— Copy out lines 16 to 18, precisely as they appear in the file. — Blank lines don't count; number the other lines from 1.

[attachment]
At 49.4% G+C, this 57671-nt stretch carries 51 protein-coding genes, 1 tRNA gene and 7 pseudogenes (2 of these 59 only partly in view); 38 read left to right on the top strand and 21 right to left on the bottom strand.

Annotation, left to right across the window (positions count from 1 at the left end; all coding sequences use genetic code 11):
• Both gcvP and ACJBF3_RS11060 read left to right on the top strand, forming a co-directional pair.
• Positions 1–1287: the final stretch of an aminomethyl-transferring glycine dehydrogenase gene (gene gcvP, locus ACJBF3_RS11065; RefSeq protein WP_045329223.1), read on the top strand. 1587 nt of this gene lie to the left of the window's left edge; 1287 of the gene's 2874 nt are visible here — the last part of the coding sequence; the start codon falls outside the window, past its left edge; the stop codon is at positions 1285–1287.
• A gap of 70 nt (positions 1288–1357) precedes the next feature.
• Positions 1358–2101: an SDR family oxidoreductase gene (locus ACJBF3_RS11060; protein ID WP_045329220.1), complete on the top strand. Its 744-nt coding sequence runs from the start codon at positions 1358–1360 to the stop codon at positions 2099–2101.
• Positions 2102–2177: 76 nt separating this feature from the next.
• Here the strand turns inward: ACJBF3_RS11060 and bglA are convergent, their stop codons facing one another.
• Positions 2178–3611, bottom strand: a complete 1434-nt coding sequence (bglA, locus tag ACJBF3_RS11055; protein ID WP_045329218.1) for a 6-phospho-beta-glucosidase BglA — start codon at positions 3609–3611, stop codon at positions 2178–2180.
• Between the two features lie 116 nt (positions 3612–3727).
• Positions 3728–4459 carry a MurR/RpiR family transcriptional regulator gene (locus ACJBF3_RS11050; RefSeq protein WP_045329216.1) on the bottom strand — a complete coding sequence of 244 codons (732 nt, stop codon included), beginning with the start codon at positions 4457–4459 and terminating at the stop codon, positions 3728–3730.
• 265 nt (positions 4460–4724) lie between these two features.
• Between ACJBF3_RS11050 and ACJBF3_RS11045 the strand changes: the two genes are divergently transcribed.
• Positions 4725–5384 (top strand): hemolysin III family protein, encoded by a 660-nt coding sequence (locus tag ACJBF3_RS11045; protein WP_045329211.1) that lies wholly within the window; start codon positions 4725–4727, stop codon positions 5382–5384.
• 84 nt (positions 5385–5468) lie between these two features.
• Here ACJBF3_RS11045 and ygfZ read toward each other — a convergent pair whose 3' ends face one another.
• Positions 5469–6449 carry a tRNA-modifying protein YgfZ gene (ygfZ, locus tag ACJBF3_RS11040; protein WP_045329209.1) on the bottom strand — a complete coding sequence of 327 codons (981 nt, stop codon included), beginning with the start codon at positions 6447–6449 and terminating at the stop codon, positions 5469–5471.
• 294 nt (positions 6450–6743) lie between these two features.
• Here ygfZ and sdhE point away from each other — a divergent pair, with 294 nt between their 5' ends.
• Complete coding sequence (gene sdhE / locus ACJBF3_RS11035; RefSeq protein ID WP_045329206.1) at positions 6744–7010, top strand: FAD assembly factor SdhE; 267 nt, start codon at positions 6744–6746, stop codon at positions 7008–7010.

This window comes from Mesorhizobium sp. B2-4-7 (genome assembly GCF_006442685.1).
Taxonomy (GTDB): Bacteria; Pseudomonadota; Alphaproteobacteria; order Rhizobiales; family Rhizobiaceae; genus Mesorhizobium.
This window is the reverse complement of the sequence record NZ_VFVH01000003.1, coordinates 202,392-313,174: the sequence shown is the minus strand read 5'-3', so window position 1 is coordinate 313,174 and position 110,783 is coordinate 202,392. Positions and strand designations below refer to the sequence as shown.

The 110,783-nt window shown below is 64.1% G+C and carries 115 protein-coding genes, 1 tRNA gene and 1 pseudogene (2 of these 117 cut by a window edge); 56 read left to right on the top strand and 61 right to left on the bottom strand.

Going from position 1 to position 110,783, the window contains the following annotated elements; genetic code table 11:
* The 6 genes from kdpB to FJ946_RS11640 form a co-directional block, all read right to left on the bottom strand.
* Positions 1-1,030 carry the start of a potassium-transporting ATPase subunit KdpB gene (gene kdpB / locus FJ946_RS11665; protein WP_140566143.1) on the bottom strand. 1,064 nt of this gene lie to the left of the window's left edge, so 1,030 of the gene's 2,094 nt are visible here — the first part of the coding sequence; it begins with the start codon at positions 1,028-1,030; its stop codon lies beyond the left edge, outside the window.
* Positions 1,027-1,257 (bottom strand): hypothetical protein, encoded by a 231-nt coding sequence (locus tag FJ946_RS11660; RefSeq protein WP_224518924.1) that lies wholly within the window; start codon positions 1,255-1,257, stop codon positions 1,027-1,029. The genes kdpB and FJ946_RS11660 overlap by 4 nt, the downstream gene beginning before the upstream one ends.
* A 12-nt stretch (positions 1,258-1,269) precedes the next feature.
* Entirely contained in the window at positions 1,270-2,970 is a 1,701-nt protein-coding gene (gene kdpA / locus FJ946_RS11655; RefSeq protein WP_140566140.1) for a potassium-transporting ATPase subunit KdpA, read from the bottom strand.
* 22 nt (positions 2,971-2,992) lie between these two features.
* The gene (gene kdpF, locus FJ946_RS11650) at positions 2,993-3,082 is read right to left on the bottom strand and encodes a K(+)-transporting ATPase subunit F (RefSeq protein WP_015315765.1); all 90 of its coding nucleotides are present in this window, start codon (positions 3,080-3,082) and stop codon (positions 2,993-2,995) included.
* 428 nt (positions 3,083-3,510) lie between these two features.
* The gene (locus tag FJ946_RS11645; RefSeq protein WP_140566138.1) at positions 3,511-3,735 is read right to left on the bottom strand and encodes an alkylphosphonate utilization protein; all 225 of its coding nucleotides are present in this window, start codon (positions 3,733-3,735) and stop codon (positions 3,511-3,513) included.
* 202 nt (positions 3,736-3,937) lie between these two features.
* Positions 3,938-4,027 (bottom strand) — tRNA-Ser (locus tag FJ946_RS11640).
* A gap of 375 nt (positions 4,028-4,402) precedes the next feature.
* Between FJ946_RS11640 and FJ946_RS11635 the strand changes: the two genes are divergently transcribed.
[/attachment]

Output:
• Here ACJBF3_RS11045 and ygfZ read toward each other — a convergent pair whose 3' ends face one another.
• Positions 5469–6449 carry a tRNA-modifying protein YgfZ gene (ygfZ, locus tag ACJBF3_RS11040; protein WP_045329209.1) on the bottom strand — a complete coding sequence of 327 codons (981 nt, stop codon included), beginning with the start codon at positions 6447–6449 and terminating at the stop codon, positions 5469–5471.
• 294 nt (positions 6450–6743) lie between these two features.